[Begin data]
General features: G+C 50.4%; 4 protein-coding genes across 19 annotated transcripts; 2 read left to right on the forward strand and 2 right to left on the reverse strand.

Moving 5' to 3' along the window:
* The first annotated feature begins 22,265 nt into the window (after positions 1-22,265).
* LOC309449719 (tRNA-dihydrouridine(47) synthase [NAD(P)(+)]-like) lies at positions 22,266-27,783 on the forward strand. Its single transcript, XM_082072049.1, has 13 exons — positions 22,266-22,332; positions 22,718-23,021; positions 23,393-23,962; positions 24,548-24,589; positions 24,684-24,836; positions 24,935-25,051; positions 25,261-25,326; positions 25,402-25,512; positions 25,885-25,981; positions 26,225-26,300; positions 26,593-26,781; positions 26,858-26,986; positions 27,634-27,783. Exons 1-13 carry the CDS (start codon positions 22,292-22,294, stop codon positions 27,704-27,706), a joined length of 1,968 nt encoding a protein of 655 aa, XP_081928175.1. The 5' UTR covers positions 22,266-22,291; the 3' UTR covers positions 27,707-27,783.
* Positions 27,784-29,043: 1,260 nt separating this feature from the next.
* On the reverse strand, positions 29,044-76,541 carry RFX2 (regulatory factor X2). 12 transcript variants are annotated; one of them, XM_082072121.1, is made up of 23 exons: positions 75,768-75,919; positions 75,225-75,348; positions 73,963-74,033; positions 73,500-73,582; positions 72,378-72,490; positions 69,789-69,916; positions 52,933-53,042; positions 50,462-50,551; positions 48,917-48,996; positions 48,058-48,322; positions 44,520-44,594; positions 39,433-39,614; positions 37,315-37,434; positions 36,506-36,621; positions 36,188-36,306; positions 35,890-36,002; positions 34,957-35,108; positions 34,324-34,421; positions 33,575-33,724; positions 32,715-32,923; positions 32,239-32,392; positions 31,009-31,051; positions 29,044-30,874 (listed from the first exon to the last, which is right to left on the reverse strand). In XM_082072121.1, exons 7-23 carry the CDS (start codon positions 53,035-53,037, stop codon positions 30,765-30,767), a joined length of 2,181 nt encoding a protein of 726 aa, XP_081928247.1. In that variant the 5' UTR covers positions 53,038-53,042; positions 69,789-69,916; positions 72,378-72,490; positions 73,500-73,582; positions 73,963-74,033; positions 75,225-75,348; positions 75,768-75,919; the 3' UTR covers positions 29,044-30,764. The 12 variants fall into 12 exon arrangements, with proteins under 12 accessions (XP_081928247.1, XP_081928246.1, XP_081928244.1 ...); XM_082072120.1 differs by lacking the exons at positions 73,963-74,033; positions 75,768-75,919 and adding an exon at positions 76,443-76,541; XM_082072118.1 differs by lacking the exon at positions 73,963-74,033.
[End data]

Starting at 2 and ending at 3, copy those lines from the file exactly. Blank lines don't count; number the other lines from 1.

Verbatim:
Moving 5' to 3' along the window:
* The first annotated feature begins 22,265 nt into the window (after positions 1-22,265).